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Tuesday, September 16, 2014

In what ways does it make sense to extend DirectProject beyond those already defined by MeaningfulUse?

The question above comes from 20 questions for HealthIT posted over on the HL7 Standards blog. You can probably guess my short answer, which is NO.  What you may not know are my reasons.

The Purpose of Direct

Let's start with the purpose of the Direct Project which you can find in the project overview:
The Direct project specifies a simple, secure, scalable, standards-based way for participants to send authenticated, encrypted health information directly to known, trusted recipients over the Internet.
Direct was promoted as being the on-ramp to Health Information Exchange.  As an on-ramp, Direct technically has succeeded.  It is certainly technically possible to use direct to exchange information between providers, or to patients.  In execution, it has pretty much failed to deliver to those expectations.  These challenges aren't technical, they are organizational and related to the Healthcare provider. Until we solve those issues, I don't want to rely on Direct (or anything else) until we have resolved the exchange issues between providers.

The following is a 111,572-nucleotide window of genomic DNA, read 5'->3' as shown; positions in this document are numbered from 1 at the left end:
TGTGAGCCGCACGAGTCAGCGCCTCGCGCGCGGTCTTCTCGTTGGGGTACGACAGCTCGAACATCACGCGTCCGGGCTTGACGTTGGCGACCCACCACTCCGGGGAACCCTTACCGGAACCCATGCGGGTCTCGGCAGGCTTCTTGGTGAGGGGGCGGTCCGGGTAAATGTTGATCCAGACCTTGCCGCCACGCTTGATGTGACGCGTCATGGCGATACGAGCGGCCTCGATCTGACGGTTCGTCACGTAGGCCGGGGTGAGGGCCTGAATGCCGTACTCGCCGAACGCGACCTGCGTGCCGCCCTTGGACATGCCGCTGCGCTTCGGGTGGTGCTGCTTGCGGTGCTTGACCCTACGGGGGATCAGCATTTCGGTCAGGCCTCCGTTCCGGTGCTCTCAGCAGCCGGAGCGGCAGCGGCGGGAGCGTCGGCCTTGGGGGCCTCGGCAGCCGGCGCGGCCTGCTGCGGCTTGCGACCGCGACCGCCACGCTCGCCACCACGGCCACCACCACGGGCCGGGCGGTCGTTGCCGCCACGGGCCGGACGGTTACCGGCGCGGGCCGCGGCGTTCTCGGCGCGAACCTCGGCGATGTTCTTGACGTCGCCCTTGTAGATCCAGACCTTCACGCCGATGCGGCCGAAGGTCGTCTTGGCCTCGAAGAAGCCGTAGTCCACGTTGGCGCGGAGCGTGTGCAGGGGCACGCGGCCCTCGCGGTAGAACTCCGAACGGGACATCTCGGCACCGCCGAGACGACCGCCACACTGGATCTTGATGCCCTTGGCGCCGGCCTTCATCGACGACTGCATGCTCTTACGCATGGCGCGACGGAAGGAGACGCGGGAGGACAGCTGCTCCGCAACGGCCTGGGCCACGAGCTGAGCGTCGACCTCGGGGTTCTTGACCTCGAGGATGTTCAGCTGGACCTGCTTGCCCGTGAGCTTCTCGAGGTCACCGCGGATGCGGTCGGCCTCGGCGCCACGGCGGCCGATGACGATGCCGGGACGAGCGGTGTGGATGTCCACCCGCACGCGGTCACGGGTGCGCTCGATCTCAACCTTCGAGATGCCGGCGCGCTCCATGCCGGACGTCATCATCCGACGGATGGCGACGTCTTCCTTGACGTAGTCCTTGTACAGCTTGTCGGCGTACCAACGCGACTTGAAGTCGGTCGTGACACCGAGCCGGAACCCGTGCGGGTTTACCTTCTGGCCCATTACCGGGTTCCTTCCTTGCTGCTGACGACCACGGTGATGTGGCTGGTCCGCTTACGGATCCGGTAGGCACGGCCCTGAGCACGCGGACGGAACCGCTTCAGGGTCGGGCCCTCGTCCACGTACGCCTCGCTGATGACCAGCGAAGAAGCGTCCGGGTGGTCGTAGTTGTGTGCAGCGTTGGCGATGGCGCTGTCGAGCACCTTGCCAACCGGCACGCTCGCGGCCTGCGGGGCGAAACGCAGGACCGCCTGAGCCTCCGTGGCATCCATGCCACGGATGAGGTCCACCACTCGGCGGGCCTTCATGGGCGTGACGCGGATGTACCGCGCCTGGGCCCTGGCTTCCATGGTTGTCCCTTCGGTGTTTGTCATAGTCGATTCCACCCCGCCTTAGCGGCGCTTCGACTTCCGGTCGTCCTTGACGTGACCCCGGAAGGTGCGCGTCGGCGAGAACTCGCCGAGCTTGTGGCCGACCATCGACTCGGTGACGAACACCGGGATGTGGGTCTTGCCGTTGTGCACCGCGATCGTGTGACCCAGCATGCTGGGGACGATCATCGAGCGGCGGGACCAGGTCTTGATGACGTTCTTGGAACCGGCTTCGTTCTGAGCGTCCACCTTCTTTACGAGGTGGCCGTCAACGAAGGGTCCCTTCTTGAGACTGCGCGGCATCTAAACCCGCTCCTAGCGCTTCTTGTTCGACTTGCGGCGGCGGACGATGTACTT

We need more than an On-Ramp

We need more than a on-ramp for exchange.  Direct as it stands is a one-way push.  As a push specification, it can only address known, trusted entities.  It cannot deal with exchange with unknown entities, and the developing trust framework does not have any way at present to deal with establishing trust in a near real-time way.  

Another challenge with the Direct Project is that there's no real way to do dynamic almost-real-time queries, and it is NOT ideal for handling other sorts of queries, even though it is feasible.  There is a small group of people who have promoted it for this purpose, but several attempts at creating a consensus body to further develop Direct to support query has not yet succeeded.

Meaningful Innovation

Direct was supposed to resolve a short term problem which, as it turns out is much bigger than the technical issues it was supposed to solve.  At present, there are other innovative activities which are more promising than Direct (e.g., FHIR), which require attention.  I really want to stop trying to catch the train that's already left the station (e.g., the next stage of Meaningful Use), and spend more time on meaningful innovations in Healthcare IT.